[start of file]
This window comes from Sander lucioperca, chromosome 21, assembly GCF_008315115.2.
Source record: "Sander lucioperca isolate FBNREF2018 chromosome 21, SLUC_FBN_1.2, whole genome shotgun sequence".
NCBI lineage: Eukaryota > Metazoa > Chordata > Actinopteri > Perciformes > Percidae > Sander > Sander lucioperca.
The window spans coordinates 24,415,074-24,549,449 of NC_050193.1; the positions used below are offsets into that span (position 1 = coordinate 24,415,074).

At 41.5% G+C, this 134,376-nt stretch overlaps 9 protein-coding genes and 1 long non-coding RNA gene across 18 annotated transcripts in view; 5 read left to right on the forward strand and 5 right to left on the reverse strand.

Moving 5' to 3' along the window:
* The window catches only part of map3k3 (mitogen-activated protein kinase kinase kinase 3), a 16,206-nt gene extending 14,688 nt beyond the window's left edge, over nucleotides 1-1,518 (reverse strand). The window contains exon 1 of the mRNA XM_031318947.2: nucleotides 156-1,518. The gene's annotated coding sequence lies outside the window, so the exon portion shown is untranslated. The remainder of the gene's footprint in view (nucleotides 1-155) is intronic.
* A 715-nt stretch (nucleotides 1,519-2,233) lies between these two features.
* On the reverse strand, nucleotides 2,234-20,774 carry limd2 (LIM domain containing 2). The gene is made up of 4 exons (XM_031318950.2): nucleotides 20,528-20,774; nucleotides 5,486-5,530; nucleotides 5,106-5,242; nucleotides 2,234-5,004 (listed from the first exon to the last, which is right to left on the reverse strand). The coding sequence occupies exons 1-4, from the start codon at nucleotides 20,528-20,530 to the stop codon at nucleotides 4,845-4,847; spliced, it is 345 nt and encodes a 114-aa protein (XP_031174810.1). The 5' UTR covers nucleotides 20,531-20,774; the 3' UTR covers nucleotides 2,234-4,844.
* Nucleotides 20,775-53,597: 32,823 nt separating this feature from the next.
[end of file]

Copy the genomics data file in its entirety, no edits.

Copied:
This window comes from Sander lucioperca, chromosome 21, assembly GCF_008315115.2.
Source record: "Sander lucioperca isolate FBNREF2018 chromosome 21, SLUC_FBN_1.2, whole genome shotgun sequence".
NCBI lineage: Eukaryota > Metazoa > Chordata > Actinopteri > Perciformes > Percidae > Sander > Sander lucioperca.
The window spans coordinates 24,415,074-24,549,449 of NC_050193.1; the positions used below are offsets into that span (position 1 = coordinate 24,415,074).

At 41.5% G+C, this 134,376-nt stretch overlaps 9 protein-coding genes and 1 long non-coding RNA gene across 18 annotated transcripts in view; 5 read left to right on the forward strand and 5 right to left on the reverse strand.

Moving 5' to 3' along the window:
* The window catches only part of map3k3 (mitogen-activated protein kinase kinase kinase 3), a 16,206-nt gene extending 14,688 nt beyond the window's left edge, over nucleotides 1-1,518 (reverse strand). The window contains exon 1 of the mRNA XM_031318947.2: nucleotides 156-1,518. The gene's annotated coding sequence lies outside the window, so the exon portion shown is untranslated. The remainder of the gene's footprint in view (nucleotides 1-155) is intronic.
* A 715-nt stretch (nucleotides 1,519-2,233) lies between these two features.
* On the reverse strand, nucleotides 2,234-20,774 carry limd2 (LIM domain containing 2). The gene is made up of 4 exons (XM_031318950.2): nucleotides 20,528-20,774; nucleotides 5,486-5,530; nucleotides 5,106-5,242; nucleotides 2,234-5,004 (listed from the first exon to the last, which is right to left on the reverse strand). The coding sequence occupies exons 1-4, from the start codon at nucleotides 20,528-20,530 to the stop codon at nucleotides 4,845-4,847; spliced, it is 345 nt and encodes a 114-aa protein (XP_031174810.1). The 5' UTR covers nucleotides 20,531-20,774; the 3' UTR covers nucleotides 2,234-4,844.
* Nucleotides 20,775-53,597: 32,823 nt separating this feature from the next.